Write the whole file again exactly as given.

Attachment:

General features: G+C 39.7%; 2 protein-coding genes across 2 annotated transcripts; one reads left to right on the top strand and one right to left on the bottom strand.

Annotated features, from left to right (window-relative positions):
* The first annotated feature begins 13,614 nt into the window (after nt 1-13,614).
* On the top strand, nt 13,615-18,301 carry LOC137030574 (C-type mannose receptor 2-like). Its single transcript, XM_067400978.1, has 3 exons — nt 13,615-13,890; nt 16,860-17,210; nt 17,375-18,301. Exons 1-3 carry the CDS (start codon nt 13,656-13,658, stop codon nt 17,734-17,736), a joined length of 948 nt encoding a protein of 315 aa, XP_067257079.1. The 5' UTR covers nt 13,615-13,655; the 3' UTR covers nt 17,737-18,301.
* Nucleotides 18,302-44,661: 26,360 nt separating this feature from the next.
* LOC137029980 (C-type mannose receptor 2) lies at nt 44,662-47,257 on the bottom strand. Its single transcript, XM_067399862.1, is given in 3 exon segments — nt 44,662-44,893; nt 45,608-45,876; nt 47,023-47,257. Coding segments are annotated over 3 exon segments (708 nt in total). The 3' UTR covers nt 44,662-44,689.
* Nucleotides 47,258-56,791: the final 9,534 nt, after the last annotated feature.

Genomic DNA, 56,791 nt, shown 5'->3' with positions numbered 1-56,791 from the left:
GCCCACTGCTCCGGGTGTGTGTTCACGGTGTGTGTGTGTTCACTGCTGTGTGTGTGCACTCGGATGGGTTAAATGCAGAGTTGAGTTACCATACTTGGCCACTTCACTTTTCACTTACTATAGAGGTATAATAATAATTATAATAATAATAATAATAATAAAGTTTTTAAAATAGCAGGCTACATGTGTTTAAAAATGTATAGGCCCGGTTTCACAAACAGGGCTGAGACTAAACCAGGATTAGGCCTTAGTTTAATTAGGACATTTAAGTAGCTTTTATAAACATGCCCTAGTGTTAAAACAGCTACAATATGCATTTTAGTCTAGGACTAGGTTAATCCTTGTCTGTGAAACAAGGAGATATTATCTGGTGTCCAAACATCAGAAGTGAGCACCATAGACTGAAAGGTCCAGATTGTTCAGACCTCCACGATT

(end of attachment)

General features: G+C 39.7%; 2 protein-coding genes across 2 annotated transcripts; one reads left to right on the top strand and one right to left on the bottom strand.

Annotated features, from left to right (window-relative positions):
* The first annotated feature begins 13,614 nt into the window (after nt 1-13,614).
* On the top strand, nt 13,615-18,301 carry LOC137030574 (C-type mannose receptor 2-like). Its single transcript, XM_067400978.1, has 3 exons — nt 13,615-13,890; nt 16,860-17,210; nt 17,375-18,301. Exons 1-3 carry the CDS (start codon nt 13,656-13,658, stop codon nt 17,734-17,736), a joined length of 948 nt encoding a protein of 315 aa, XP_067257079.1. The 5' UTR covers nt 13,615-13,655; the 3' UTR covers nt 17,737-18,301.
* Nucleotides 18,302-44,661: 26,360 nt separating this feature from the next.
* LOC137029980 (C-type mannose receptor 2) lies at nt 44,662-47,257 on the bottom strand. Its single transcript, XM_067399862.1, is given in 3 exon segments — nt 44,662-44,893; nt 45,608-45,876; nt 47,023-47,257. Coding segments are annotated over 3 exon segments (708 nt in total). The 3' UTR covers nt 44,662-44,689.
* Nucleotides 47,258-56,791: the final 9,534 nt, after the last annotated feature.

Genomic DNA, 56,791 nt, shown 5'->3' with positions numbered 1-56,791 from the left:
GCCCACTGCTCCGGGTGTGTGTTCACGGTGTGTGTGTGTTCACTGCTGTGTGTGTGCACTCGGATGGGTTAAATGCAGAGTTGAGTTACCATACTTGGCCACTTCACTTTTCACTTACTATAGAGGTATAATAATAATTATAATAATAATAATAATAATAAAGTTTTTAAAATAGCAGGCTACATGTGTTTAAAAATGTATAGGCCCGGTTTCACAAACAGGGCTGAGACTAAACCAGGATTAGGCCTTAGTTTAATTAGGACATTTAAGTAGCTTTTATAAACATGCCCTAGTGTTAAAACAGCTACAATATGCATTTTAGTCTAGGACTAGGTTAATCCTTGTCTGTGAAACAAGGAGATATTATCTGGTGTCCAAACATCAGAAGTGAGCACCATAGACTGAAAGGTCCAGATTGTTCAGACCTCCACGATT